The eLife paper authors rightly advise that something needs to be done about these aspects of peer review in the interest of improving the quality of academia. They recommend ending the practice of ghostwriting and crafting more-substantive guidelines around co-reviewing. They suggest that journal editors codify mechanisms for disclosing and crediting the contributions of noninvited reviewers, who are often members of the invited reviewer’s lab. But journals already have a process for invited reviewers to decline the invitation and propose alternative reviewers, such as a trainee, that the journal editor can then decide to accept or not. In this way, interested and properly trained ECRs can begin to establish their own credentials in the eyes of journal editors with appropriate instruction and guidance, without compromising the integrity of the journal manuscript review process and of academia as a whole.

It is up to institutions of higher learning and their members to remedy the breach of publishing integrity that ghostwriting and co-review cause. Often in academia, ethical conduct is taught but not practiced. A cultural shift toward more-ethical practices will require that all academics work to better align their actions with the well-reasoned ideals of ethical conduct. It is simple; we need to begin teaching ethical manuscript review as a core principle of academic life and responsibility. The eLife paper shows that the scientific community is ready for this change. College and university faculty simply need to start teaching it and following it themselves.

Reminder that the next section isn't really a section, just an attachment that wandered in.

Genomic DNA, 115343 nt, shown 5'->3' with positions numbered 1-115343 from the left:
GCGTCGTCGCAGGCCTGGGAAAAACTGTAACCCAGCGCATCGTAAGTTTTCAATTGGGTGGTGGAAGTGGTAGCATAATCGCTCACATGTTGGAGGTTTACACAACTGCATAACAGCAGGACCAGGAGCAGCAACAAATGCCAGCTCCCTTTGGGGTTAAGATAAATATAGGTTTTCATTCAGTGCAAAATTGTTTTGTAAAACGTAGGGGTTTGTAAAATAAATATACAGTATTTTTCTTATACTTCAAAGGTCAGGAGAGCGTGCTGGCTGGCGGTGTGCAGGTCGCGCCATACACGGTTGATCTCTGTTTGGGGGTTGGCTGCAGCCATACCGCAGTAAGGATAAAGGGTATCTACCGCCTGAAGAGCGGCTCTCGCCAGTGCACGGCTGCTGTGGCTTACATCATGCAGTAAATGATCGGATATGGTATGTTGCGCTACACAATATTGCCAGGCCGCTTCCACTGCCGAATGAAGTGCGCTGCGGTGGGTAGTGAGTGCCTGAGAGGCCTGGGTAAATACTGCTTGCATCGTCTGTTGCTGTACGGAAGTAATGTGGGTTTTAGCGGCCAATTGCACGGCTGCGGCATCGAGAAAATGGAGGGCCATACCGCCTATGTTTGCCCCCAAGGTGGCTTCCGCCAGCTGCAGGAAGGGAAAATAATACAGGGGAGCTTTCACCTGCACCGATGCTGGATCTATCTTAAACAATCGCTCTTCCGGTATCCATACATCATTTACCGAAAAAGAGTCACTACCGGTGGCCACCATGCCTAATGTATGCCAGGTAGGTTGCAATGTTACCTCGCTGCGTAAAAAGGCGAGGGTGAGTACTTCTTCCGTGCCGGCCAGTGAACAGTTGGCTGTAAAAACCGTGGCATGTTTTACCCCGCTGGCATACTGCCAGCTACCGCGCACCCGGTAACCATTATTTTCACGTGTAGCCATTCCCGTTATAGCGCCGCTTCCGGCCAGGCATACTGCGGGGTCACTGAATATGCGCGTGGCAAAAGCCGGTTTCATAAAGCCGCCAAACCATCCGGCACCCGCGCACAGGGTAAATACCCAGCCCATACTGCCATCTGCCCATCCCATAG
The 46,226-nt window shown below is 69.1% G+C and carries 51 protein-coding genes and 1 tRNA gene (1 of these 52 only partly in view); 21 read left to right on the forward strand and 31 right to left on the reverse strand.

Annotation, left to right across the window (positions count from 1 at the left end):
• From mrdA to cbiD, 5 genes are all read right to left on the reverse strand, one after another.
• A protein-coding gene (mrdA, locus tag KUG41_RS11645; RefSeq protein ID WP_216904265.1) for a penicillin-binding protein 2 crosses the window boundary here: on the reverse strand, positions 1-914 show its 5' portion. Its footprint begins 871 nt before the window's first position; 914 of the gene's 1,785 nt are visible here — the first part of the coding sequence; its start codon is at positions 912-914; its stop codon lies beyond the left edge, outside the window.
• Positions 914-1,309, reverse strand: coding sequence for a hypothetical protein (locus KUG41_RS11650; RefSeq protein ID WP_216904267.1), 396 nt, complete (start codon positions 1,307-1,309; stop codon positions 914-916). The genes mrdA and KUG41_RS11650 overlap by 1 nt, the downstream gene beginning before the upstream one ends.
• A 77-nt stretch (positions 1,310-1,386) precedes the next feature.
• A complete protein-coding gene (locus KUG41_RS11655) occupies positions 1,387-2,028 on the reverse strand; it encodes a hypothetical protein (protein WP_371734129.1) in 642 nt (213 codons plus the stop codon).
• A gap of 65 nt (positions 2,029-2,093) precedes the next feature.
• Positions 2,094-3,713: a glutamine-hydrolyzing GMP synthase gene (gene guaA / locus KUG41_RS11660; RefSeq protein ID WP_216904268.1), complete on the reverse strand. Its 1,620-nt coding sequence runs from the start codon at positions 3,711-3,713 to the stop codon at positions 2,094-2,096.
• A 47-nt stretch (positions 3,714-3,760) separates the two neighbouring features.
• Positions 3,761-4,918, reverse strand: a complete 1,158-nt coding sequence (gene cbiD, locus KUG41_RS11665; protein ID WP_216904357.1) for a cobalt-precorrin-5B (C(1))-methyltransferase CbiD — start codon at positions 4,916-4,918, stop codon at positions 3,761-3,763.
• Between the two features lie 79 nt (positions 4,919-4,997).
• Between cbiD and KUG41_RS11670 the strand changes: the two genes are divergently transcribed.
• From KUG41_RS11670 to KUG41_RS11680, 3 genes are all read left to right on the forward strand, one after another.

James L. Sherley is the founder and current director of Asymmetrex LLC, a company focused on developing adult tissue stem cell technologies and applying them to clinical drug discovery and cellular medicine. Before starting Asymmetrex, he spent more than 20 years as a principal investigator leading laboratory research programs in cancer center, independent research institute, and research university settings.